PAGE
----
Take a deep breath—dealing with bad reviews is unfortunately just one of those things you must confront in the home services industry. Whether the issue was your fault or not, having a plan to deal with bad reviews is vital to managing the reputation of your business.

We promise a bad review isn’t the end of your company, but it should be handled swiftly and with care. Here is your step-by-step guide to gracefully dealing with the biting words of unhappy customers:

Want to see specific examples of responses to bad reviews? Download our home services industry guide on "Responding to Reviews the Right Way."

Your Bad Review Action Plan

1. Dive in ASAP: The longer you delay dealing with a bad review, the more likely other consumers will see it. Compose yourself, and get right to the damage control.

2. Respond with grace: Responding to a bad review shows that you care and you’re willing to address the issue. You don’t have to get into the details in your response (in fact, you probably shouldn’t get into the details right there), but do make it clear that you want to talk as soon as possible to resolve the problem. Say something along the lines of, “Can I reach out to you over the phone? I’d love to talk this through and work with you to resolve the situation.”

Here are a few other important notes to consider while responding:

  • Don’t get into an argument with the customer. You don’t want your harsh words splattered across the internet for everyone to see.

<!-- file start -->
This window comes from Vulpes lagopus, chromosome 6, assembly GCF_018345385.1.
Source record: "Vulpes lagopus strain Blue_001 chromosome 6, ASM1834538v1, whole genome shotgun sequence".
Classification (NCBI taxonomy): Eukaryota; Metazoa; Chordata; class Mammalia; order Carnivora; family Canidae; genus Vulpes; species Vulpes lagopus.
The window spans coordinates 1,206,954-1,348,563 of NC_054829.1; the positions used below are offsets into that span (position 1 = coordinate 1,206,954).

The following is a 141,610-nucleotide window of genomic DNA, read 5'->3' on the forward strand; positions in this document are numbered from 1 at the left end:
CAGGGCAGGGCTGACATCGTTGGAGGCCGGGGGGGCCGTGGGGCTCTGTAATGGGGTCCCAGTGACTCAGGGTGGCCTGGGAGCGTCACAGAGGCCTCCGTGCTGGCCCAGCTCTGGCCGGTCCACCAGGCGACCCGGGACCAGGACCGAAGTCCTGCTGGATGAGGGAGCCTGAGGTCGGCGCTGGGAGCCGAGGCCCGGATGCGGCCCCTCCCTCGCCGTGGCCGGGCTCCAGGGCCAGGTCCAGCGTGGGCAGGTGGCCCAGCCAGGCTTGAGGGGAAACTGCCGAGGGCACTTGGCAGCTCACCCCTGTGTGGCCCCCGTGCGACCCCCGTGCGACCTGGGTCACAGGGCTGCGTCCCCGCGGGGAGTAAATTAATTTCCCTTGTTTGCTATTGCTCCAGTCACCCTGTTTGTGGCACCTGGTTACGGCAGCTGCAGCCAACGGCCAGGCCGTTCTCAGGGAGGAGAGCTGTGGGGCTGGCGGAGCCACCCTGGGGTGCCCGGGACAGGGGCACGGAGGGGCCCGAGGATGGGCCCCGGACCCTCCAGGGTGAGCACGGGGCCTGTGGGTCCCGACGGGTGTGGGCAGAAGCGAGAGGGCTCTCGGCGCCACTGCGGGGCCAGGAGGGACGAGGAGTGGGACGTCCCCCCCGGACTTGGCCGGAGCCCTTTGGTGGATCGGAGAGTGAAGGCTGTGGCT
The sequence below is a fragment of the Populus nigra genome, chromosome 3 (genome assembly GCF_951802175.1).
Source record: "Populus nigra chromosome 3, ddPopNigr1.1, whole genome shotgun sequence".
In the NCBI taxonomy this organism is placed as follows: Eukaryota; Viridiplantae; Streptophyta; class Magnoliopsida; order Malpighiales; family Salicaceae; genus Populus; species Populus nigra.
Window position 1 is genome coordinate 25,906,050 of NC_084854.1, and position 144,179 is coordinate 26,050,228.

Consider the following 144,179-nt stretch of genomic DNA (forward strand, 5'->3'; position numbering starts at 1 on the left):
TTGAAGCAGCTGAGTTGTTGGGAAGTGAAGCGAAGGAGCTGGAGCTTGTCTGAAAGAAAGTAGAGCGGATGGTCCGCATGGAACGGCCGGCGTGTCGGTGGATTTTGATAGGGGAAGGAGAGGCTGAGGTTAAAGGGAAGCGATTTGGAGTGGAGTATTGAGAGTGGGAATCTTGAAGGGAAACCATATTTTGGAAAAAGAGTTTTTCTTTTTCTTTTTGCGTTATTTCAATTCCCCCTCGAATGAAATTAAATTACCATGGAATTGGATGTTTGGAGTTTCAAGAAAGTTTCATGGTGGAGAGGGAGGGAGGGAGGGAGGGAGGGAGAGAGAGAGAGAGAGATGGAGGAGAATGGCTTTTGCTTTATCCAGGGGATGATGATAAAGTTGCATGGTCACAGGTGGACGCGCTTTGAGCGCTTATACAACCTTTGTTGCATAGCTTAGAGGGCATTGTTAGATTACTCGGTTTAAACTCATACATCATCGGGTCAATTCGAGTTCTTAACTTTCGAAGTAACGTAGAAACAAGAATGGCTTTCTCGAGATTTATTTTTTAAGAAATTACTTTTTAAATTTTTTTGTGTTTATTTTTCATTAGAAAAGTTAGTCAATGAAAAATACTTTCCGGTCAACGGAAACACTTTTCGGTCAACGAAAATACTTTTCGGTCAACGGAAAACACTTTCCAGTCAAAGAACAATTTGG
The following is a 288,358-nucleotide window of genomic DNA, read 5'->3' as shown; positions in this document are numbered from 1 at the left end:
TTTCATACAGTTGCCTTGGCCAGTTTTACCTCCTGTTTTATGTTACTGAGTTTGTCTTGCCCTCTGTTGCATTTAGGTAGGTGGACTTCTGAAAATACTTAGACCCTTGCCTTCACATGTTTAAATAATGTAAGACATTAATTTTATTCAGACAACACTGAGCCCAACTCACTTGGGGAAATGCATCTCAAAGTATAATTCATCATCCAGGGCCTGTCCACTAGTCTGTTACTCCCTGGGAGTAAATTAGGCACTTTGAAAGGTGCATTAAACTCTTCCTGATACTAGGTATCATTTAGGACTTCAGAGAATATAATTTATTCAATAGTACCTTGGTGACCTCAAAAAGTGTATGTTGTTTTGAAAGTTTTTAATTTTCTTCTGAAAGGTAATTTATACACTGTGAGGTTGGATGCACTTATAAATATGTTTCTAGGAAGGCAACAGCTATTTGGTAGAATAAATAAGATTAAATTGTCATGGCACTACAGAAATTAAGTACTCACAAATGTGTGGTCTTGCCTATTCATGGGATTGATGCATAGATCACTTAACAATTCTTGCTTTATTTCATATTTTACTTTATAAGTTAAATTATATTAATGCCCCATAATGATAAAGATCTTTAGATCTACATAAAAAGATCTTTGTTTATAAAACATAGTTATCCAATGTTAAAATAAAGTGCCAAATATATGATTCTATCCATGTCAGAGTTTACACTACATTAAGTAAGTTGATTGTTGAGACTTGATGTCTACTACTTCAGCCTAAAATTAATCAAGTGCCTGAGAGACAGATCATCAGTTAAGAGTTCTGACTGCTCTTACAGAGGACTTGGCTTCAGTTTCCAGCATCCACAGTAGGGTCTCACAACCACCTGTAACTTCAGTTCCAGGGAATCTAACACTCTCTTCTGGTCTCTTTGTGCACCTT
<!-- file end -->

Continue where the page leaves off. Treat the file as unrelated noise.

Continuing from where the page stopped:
• Don’t give an underhanded apology. There’s a huge difference between “I’m sorry you think there’s a problem” and “I’m sorry you’re upset.”

3. Have the call: If the customer is willing to get on the phone with you, prepare what you’re going to say in advance. Assume the customer is going to be on the offensive, and have a plan for keeping a cool head (even if they don’t).

4. Ask the customer to consider writing a new review: If (and ONLY if) the call is heading in the right direction, consider asking the customer to write a new review. If you can get the customer to write that the situation was fully resolved, you prove that your business acts to fix any issues.

5. Bury that bad review, and bury it deep: Even if you do get your customer to write a new review, you’ll want to actively reach out to past customers you had a positive experience with and ask them to post a review. If you get enough good reviews on the site, other consumers looking at your company will disregard the negative post. People expect to see a few bad reviews mixed in with the good ones, so as long as the overwhelming majority are positive, you can put this bad review behind you.

Want to see our favorite examples of good responses (and bad responses!) to negative reviews? Download our guide below for the right and wrong ways to respond online.